The Minnesota Timberwolves need Karl-Anthony Towns to anchor the defense

Bradley Beal of the Washington Wizards in action while Karl-Anthony Towns of the Minnesota Timberwolves defends. (Photo by David Berding/Getty Images)
Bradley Beal of the Washington Wizards in action while Karl-Anthony Towns of the Minnesota Timberwolves defends. (Photo by David Berding/Getty Images) /

When Karl-Anthony Towns returns in a couple of weeks from his wrist fracture, the Minnesota Timberwolves need him to anchor their struggling defense.

It is yet another lost season for the Timberwolves. What began as a promising start with Andrew Wiggins looking like a superstar morphed into the Wolves trading away the former No. 1 overall pick for All-Star D’Angelo Russell to team with his buddy, Karl-Anthony Towns.

As the Wolves gear up for next season, there is one glaring improvement that they must make if they want to become a playoff team: KAT needs to play defense.

Towns currently ranks 405 of 513 players in’s defensive win shares, and has an awful 115.4 defensive rating. That means a starting lineup of five Towns would yield 115 points to any opponent. The Wolves are actually a minus 2.2 points per 100 possessions with KAT on the court, according to Basketball-Reference.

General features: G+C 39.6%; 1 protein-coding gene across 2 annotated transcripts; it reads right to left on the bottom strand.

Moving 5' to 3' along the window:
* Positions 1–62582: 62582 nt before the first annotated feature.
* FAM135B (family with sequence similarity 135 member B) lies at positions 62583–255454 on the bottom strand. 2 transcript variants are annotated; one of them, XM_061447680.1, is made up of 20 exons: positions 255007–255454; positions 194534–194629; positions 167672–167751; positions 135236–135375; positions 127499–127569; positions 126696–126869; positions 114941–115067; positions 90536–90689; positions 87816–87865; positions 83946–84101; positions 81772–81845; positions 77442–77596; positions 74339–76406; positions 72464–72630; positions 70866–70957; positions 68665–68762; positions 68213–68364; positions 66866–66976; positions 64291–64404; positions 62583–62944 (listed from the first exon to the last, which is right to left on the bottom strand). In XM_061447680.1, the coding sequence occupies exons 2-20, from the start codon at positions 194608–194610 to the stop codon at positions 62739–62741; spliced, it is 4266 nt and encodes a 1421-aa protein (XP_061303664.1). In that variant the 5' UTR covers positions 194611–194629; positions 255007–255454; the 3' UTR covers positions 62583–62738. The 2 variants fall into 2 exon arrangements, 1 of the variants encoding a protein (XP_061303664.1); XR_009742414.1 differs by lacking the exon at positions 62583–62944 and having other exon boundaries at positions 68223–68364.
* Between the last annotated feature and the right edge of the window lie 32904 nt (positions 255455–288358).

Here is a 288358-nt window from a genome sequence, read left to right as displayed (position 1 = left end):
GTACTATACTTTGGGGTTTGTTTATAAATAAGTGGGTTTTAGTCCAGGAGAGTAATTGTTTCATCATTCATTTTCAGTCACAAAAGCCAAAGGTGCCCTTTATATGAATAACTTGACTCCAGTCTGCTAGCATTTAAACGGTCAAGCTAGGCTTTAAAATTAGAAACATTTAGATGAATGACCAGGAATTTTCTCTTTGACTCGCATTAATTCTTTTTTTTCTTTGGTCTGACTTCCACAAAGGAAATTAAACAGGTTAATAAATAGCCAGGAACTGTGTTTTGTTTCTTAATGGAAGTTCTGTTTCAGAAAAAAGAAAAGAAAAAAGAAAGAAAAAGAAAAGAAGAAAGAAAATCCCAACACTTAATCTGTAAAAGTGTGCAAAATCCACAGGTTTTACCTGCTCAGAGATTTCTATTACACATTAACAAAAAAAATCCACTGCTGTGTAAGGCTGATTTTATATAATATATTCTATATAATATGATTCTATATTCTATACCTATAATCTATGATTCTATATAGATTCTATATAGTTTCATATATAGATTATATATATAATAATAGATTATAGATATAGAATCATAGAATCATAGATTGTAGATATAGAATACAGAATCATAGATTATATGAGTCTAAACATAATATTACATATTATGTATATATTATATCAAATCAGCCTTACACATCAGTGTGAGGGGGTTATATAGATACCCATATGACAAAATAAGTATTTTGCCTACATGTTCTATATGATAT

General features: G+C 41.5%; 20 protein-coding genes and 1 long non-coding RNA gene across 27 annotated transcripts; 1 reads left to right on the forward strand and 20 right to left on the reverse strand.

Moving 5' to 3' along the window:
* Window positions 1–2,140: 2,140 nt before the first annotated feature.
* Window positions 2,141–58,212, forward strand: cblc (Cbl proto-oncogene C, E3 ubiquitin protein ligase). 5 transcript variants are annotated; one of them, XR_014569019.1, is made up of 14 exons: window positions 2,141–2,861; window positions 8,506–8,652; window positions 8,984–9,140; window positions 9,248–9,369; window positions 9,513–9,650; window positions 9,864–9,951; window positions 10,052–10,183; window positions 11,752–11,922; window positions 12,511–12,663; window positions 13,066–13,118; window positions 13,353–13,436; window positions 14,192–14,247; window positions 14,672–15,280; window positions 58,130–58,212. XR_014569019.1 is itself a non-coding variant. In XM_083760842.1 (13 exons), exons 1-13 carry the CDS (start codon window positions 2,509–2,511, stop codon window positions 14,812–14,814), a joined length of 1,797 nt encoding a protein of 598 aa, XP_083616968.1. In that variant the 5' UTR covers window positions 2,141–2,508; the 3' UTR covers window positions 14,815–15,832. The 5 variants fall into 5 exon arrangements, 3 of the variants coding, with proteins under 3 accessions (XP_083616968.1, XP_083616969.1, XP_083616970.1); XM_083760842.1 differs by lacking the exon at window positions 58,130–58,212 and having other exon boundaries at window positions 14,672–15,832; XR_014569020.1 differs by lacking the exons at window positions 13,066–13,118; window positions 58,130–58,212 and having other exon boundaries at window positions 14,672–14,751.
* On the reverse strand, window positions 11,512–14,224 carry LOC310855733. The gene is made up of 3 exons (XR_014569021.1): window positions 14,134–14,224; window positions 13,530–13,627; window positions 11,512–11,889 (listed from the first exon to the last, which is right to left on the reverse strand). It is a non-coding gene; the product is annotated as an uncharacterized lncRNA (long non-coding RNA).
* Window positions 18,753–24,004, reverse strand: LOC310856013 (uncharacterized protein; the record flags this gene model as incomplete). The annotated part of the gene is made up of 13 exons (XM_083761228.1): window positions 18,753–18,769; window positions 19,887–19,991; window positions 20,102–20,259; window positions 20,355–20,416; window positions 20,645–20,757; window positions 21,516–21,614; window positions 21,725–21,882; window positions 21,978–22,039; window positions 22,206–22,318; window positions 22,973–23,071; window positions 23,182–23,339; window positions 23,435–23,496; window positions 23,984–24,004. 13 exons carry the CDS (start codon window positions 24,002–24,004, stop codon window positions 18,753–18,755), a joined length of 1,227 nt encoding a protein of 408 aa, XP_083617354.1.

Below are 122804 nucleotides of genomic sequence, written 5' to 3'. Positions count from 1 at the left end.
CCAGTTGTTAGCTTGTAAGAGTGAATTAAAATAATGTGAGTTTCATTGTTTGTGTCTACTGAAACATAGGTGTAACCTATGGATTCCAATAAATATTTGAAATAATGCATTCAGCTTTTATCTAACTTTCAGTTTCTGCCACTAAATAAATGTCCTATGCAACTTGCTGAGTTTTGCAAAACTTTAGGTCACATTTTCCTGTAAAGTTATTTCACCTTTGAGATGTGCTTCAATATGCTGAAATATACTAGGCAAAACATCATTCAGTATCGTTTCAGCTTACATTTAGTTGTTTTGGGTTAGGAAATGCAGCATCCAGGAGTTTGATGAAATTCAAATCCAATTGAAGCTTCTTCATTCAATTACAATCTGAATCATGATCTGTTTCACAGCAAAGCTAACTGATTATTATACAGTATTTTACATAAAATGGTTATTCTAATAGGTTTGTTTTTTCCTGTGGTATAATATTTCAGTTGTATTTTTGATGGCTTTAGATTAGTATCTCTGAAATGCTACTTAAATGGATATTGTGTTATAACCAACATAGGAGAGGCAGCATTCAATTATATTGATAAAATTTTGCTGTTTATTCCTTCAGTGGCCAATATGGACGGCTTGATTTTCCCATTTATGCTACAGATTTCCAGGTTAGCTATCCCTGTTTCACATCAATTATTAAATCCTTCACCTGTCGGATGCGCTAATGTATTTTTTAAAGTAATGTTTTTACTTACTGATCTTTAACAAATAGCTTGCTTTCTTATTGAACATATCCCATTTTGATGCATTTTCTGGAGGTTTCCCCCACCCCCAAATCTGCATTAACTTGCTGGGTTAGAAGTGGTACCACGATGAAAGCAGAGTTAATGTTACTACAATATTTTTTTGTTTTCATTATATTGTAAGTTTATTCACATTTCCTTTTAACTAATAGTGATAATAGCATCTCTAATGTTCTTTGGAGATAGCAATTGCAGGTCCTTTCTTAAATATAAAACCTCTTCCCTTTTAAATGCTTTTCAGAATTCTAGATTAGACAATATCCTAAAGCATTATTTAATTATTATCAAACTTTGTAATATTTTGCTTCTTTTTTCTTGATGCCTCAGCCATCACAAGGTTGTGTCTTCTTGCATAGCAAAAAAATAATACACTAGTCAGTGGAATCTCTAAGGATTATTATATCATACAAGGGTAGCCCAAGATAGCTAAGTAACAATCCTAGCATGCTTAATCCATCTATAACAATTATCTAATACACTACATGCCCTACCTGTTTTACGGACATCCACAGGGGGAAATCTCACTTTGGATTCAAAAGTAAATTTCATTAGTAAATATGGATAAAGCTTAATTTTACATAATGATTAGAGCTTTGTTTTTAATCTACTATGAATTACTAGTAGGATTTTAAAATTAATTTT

The numbers get even worse, as Towns averages 3.3 turnovers per game and opponents average 11.8 points off of turnovers against Minnesota, and he rarely hustles on defense. After some turnovers, the Wolves are essentially stuck playing five-on-four. Opponents also average 8.9 second-chance points and 8.6 points off fast breaks.

It has happened on several occasions over the course of the season where KAT is the last person to cross the half-court line on offense. He is passed the ball at the top of the key and hoists up a long-distance shot, misses badly, and the defense rebounds the ball and goes on a fast break. All too often, KAT jogs down to be the last person on the other side of the court.

Also, KAT is towards the bottom in the league giving up 35 points in the paint per game. There is no reason for teams to take perimeter shots against the Wolves. They can simply take the ball to the basket and they’re almost guaranteed to score. How can a 6-foot-11 franchise player allow so many easy buckets?

It’s an offensive-minded league and KAT’s offense speaks for itself. He’s averaging a double-double with 26.5 points and 10.8 rebounds per game. He’s knocking down over three 3-pointers per game while shooting 41.2 percent from long distance.

The franchise acquiesced to his request by trading for Russell, KAT’s friend form their AAU days, and it’s ignited a spark for T-Wolves fans. KAT and Russell have been wanting to play together for years and now they are getting an opportunity to do that.

But their friendship could turn sour fast if Towns does not hustle on the defensive end. Losing takes a toll and no player ever wants to be remembered for putting up big numbers on bad teams.

No one is saying KAT needs to turn into a Hakeem Olajuwon defensive maestro. He just needs to try.

Next. The Wolves might have their backcourt of the future. dark

If KAT plays inspired basketball on both ends of the court, he in turn makes his teammates better as they will appreciate that all-out effort. However, the more they see him jogging on defense, the losing will continue for the Timberwolves.